Christopher Mitchell: And then on top of it, there's this phrase that I just... It struck me because it said, the connection would go out for hours at a time. And it just struck me because we're not allowed to go out for hours at a time, and yet the connections can. It's so frustrating.

Scott Mooneyham: It is. And that's not... even before this virus struck and we were faced with this crisis, those were not unusual stories before. And I don't know if you know that, but we've heard from people in our mountain counties here where it's not unusual sometime for them to lose their Internet connection for a week or more. And you think about that, I mean, this is an important public safety issue and I think it's certainly more important than ever right now because people are at home more, and so if people feel that isolation from the world more that we're seeing now just how important it is to be connected and how these broadband connections are a part of your connection to the rest of the world.

Christopher Mitchell: One of the things that you've done that I was excited to be a part of, was this WRAL documentary called Disconnected, and we'll have a link to that on the pages where we post this. But also if anyone just Googles WRAL Disconnected, I think there'll be able to find it really well. It's a 20-some minute documentary. I really liked it. I'm just curious if you can reflect on... This was something that you really worked on and you had, I think, high expectations going into it. What did you think of it?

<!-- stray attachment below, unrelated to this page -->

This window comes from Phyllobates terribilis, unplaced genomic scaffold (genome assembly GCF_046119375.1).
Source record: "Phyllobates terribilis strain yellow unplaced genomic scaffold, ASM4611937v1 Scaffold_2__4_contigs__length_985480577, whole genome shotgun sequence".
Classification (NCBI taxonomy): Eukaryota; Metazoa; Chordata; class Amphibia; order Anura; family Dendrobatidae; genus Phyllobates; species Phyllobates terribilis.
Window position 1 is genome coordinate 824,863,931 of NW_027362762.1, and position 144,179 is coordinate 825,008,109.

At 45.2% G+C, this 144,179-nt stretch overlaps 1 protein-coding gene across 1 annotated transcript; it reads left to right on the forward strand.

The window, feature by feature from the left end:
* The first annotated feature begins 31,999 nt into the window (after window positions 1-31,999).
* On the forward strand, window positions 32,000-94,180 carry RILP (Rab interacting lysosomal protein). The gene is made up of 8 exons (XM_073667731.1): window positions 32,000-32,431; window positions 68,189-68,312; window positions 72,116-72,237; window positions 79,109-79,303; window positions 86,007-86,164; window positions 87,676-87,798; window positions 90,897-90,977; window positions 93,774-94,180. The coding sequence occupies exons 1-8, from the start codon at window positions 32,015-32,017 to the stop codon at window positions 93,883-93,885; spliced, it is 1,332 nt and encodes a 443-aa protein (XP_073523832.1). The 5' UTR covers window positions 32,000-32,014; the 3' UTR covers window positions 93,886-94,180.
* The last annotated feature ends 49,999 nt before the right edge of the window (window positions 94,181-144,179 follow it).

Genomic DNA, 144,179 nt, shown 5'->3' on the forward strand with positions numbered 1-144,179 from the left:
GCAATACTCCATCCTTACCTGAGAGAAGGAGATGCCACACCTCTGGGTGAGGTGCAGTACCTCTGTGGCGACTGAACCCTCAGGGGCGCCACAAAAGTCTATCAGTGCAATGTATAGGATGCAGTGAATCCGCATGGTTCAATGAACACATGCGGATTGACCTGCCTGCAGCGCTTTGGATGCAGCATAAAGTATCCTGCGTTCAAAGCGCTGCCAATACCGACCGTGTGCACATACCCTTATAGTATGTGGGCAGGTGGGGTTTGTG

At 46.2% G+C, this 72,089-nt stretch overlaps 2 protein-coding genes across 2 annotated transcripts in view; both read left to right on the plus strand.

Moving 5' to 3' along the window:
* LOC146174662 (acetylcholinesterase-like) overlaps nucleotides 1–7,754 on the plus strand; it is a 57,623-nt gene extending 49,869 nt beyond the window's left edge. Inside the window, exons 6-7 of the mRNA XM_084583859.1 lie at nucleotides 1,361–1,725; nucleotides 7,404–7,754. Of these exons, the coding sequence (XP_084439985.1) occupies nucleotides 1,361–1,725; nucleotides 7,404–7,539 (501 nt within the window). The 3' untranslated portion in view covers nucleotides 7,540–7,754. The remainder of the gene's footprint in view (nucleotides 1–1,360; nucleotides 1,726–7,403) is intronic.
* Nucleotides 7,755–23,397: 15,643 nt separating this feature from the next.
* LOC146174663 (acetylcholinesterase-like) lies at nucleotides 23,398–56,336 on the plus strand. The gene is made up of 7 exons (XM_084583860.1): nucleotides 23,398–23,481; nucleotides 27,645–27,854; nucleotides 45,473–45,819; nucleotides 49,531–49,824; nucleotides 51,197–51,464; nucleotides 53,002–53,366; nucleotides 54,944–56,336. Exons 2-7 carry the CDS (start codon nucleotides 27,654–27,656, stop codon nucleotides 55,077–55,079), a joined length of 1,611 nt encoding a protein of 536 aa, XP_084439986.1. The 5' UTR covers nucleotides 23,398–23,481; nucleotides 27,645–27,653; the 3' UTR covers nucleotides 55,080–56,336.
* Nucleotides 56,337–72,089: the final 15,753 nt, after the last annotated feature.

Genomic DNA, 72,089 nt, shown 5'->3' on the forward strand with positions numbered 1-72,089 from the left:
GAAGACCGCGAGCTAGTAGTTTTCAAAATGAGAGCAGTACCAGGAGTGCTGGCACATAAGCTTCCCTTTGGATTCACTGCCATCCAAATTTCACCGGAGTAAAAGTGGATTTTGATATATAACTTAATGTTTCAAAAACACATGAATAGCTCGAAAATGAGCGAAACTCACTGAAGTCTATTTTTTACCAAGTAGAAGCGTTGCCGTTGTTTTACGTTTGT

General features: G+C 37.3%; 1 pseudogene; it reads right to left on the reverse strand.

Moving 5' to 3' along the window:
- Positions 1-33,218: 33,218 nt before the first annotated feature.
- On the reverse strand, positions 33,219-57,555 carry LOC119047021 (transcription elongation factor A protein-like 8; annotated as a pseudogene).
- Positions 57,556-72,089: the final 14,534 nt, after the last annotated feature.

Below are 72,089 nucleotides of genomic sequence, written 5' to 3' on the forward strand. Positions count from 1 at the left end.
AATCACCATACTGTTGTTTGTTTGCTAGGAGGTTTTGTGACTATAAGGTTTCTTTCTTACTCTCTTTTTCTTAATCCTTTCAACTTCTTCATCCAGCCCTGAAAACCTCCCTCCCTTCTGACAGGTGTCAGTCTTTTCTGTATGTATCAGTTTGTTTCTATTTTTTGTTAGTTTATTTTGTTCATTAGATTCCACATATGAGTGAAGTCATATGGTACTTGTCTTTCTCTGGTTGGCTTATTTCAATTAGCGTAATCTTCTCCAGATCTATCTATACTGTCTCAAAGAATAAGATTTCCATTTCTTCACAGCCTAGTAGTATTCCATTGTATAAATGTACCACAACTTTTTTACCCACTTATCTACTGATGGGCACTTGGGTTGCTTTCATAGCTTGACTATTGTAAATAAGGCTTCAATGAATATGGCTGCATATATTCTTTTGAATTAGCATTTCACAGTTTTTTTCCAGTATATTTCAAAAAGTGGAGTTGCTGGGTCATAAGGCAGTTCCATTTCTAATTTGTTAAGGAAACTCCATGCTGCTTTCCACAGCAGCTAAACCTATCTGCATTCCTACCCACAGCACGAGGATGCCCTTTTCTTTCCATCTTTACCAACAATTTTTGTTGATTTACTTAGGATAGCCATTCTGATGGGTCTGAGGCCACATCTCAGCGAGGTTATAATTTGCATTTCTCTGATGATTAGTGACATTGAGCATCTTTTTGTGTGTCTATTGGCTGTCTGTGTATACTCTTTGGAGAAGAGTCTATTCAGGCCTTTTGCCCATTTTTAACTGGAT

Scott Mooneyham: Well, I think it's a really great documentary. One of the things that it does, Chris, it really utilizes a small town in Eastern North Carolina, Enfield, North Carolina, which is in an area in the northeastern part of the state that suffers from poor broadband connections generally. I think if you were to look at the state, you've often talked about how North Carolina has some of the best broadband connections in the country in some of the metropolitan areas. But when you get up in the Northeastern part of the state in particular and in the mountain areas, that's where you see this situation at its worst where you have people either have no home connections at all or their home connections are technology that is where they have poor speeds and struggle with reliability.